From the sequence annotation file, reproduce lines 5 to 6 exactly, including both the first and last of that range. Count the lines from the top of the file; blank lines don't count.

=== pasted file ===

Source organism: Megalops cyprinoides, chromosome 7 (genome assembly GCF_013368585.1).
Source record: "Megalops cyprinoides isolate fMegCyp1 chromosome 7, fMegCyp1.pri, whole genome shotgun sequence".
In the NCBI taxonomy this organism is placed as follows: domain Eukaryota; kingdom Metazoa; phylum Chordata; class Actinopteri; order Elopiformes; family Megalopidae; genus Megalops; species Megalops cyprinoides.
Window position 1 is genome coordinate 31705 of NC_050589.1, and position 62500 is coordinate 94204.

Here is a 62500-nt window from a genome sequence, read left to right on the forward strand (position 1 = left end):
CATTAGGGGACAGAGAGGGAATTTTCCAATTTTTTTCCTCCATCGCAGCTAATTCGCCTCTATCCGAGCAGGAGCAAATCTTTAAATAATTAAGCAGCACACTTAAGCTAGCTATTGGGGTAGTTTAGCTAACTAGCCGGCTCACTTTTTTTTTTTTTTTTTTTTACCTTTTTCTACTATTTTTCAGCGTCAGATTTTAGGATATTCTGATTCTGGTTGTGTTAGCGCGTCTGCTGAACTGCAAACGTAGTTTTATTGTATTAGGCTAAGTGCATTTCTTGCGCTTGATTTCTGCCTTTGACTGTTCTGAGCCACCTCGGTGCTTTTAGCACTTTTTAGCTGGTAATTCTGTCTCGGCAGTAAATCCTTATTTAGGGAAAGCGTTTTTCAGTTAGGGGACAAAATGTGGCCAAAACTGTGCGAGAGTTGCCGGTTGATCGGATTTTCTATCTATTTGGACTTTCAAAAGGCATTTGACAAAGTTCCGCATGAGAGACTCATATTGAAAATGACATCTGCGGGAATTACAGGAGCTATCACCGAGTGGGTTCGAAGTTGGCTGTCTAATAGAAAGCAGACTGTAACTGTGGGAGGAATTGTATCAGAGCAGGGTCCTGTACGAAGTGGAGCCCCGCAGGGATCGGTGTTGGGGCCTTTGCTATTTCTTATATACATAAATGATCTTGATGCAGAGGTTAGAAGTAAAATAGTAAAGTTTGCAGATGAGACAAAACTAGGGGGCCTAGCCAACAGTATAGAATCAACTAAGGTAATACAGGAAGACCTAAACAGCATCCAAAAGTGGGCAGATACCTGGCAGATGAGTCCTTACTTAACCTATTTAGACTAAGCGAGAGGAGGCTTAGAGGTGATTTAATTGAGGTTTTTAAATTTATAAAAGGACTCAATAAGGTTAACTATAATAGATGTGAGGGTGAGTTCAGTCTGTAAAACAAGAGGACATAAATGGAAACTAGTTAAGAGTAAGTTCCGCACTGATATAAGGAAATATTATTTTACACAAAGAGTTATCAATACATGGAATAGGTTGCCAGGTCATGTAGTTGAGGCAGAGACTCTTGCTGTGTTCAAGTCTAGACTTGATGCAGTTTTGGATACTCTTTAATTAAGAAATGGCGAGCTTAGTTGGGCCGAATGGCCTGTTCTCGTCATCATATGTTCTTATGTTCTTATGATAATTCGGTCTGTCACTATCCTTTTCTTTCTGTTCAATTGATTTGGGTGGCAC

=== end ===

Here is a 62500-nt window from a genome sequence, read left to right on the forward strand (position 1 = left end):
CATTAGGGGACAGAGAGGGAATTTTCCAATTTTTTTCCTCCATCGCAGCTAATTCGCCTCTATCCGAGCAGGAGCAAATCTTTAAATAATTAAGCAGCACACTTAAGCTAGCTATTGGGGTAGTTTAGCTAACTAGCCGGCTCACTTTTTTTTTTTTTTTTTTTTACCTTTTTCTACTATTTTTCAGCGTCAGATTTTAGGATATTCTGATTCTGGTTGTGTTAGCGCGTCTGCTGAACTGCAAACGTAGTTTTATTGTATTAGGCTAAGTGCATTTCTTGCGCTTGATTTCTGCCTTTGACTGTTCTGAGCCACCTCGGTGCTTTTAGCACTTTTTAGCTGGTAATTCTGTCTCGGCAGTAAATCCTTATTTAGGGAAAGCGTTTTTCAGTTAGGGGACAAAATGTGGCCAAAACTGTGCGAGAGTTGCCGGTTGATCGGATTTTCTATCTATTTGGACTTTCAAAAGGCATTTGACAAAGTTCCGCATGAGAGACTCATATTGAAAATGACATCTGCGGGAATTACAGGAGCTATCACCGAGTGGGTTCGAAGTTGGCTGTCTAATAGAAAGCAGACTGTAACTGTGGGAGGAATTGTATCAGAGCAGGGTCCTGTACGAAGTGGAGCCCCGCAGGGATCGGTGTTGGGGCCTTTGCTATTTCTTATATACATAAATGATCTTGATGCAGAGGTTAGAAGTAAAATAGTAAAGTTTGCAGATGAGACAAAACTAGGGGGCCTAGCCAACAGTATAGAATCAACTAAGGTAATACAGGAAGACCTAAACAGCATCCAAAAGTGGGCAGATACCTGGCAGATGAGTCCTTACTTAACCTATTTAGACTAAGCGAGAGGAGGCTTAGAGGTGATTTAATTGAGGTTTTTAAATTTATAAAAGGACTCAATAAGGTTAACTATAATAGATGTGAGGGTGAGTTCAGTCTGTAAAACAAGAGGACATAAATGGAAACTAGTTAAGAGTAAGTTCCGCACTGATATAAGGAAATATTATTTTACACAAAGAGTTATCAATACATGGAATAGGTTGCCAGGTCATGTAGTTGAGGCAGAGACTCTTGCTGTGTTCAAGTCTAGACTTGATGCAGTTTTGGATACTCTTTAATTAAGAAATGGCGAGCTTAGTTGGGCCGAATGGCCTGTTCTCGTCATCATATGTTCTTATGTTCTTATGATAATTCGGTCTGTCACTATCCTTTTCTTTCTGTTCAATTGATTTGGGTGGCAC